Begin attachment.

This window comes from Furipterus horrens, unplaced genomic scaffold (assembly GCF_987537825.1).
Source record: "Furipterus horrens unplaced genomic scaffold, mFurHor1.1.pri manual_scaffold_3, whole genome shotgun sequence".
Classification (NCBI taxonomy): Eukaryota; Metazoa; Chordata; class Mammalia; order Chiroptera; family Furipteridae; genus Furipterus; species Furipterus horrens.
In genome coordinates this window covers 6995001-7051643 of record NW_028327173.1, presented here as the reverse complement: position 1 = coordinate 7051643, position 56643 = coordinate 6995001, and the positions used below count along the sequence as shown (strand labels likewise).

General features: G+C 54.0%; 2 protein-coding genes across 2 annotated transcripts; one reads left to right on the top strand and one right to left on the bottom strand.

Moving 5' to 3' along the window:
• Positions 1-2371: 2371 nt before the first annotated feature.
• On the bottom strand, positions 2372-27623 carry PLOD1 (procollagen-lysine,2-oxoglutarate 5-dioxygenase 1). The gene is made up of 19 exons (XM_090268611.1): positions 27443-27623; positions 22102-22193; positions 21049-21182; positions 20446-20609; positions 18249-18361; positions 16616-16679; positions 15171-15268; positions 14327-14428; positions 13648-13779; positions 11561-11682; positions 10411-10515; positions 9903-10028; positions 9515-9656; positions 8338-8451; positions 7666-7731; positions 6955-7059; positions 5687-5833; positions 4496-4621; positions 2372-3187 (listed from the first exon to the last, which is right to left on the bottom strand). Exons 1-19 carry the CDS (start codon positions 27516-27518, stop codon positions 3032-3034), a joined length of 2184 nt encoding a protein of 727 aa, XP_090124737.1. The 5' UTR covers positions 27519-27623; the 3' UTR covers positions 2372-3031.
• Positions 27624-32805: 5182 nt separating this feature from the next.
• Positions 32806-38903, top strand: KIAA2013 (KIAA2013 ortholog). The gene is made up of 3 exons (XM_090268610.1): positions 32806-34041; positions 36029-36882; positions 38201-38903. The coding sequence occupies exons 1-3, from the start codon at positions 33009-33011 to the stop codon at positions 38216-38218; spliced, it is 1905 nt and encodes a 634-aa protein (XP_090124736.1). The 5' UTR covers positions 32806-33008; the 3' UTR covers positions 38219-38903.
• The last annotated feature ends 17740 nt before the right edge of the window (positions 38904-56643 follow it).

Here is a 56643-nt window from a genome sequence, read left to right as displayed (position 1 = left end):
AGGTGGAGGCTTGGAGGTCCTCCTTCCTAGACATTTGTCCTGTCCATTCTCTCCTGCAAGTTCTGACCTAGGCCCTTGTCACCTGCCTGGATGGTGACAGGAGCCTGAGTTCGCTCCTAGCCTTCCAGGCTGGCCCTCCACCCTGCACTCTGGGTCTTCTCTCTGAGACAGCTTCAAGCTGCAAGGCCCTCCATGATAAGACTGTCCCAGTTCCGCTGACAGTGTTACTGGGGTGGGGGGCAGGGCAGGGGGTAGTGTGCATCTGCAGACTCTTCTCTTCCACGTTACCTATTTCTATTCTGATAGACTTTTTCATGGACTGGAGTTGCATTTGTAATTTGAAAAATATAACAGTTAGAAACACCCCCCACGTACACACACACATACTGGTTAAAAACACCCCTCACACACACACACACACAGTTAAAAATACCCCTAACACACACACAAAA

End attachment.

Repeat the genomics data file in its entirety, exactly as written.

This window comes from Furipterus horrens, unplaced genomic scaffold (assembly GCF_987537825.1).
Source record: "Furipterus horrens unplaced genomic scaffold, mFurHor1.1.pri manual_scaffold_3, whole genome shotgun sequence".
Classification (NCBI taxonomy): Eukaryota; Metazoa; Chordata; class Mammalia; order Chiroptera; family Furipteridae; genus Furipterus; species Furipterus horrens.
In genome coordinates this window covers 6995001-7051643 of record NW_028327173.1, presented here as the reverse complement: position 1 = coordinate 7051643, position 56643 = coordinate 6995001, and the positions used below count along the sequence as shown (strand labels likewise).

General features: G+C 54.0%; 2 protein-coding genes across 2 annotated transcripts; one reads left to right on the top strand and one right to left on the bottom strand.

Moving 5' to 3' along the window:
• Positions 1-2371: 2371 nt before the first annotated feature.
• On the bottom strand, positions 2372-27623 carry PLOD1 (procollagen-lysine,2-oxoglutarate 5-dioxygenase 1). The gene is made up of 19 exons (XM_090268611.1): positions 27443-27623; positions 22102-22193; positions 21049-21182; positions 20446-20609; positions 18249-18361; positions 16616-16679; positions 15171-15268; positions 14327-14428; positions 13648-13779; positions 11561-11682; positions 10411-10515; positions 9903-10028; positions 9515-9656; positions 8338-8451; positions 7666-7731; positions 6955-7059; positions 5687-5833; positions 4496-4621; positions 2372-3187 (listed from the first exon to the last, which is right to left on the bottom strand). Exons 1-19 carry the CDS (start codon positions 27516-27518, stop codon positions 3032-3034), a joined length of 2184 nt encoding a protein of 727 aa, XP_090124737.1. The 5' UTR covers positions 27519-27623; the 3' UTR covers positions 2372-3031.
• Positions 27624-32805: 5182 nt separating this feature from the next.
• Positions 32806-38903, top strand: KIAA2013 (KIAA2013 ortholog). The gene is made up of 3 exons (XM_090268610.1): positions 32806-34041; positions 36029-36882; positions 38201-38903. The coding sequence occupies exons 1-3, from the start codon at positions 33009-33011 to the stop codon at positions 38216-38218; spliced, it is 1905 nt and encodes a 634-aa protein (XP_090124736.1). The 5' UTR covers positions 32806-33008; the 3' UTR covers positions 38219-38903.
• The last annotated feature ends 17740 nt before the right edge of the window (positions 38904-56643 follow it).

Here is a 56643-nt window from a genome sequence, read left to right as displayed (position 1 = left end):
AGGTGGAGGCTTGGAGGTCCTCCTTCCTAGACATTTGTCCTGTCCATTCTCTCCTGCAAGTTCTGACCTAGGCCCTTGTCACCTGCCTGGATGGTGACAGGAGCCTGAGTTCGCTCCTAGCCTTCCAGGCTGGCCCTCCACCCTGCACTCTGGGTCTTCTCTCTGAGACAGCTTCAAGCTGCAAGGCCCTCCATGATAAGACTGTCCCAGTTCCGCTGACAGTGTTACTGGGGTGGGGGGCAGGGCAGGGGGTAGTGTGCATCTGCAGACTCTTCTCTTCCACGTTACCTATTTCTATTCTGATAGACTTTTTCATGGACTGGAGTTGCATTTGTAATTTGAAAAATATAACAGTTAGAAACACCCCCCACGTACACACACACATACTGGTTAAAAACACCCCTCACACACACACACACACAGTTAAAAATACCCCTAACACACACACAAAA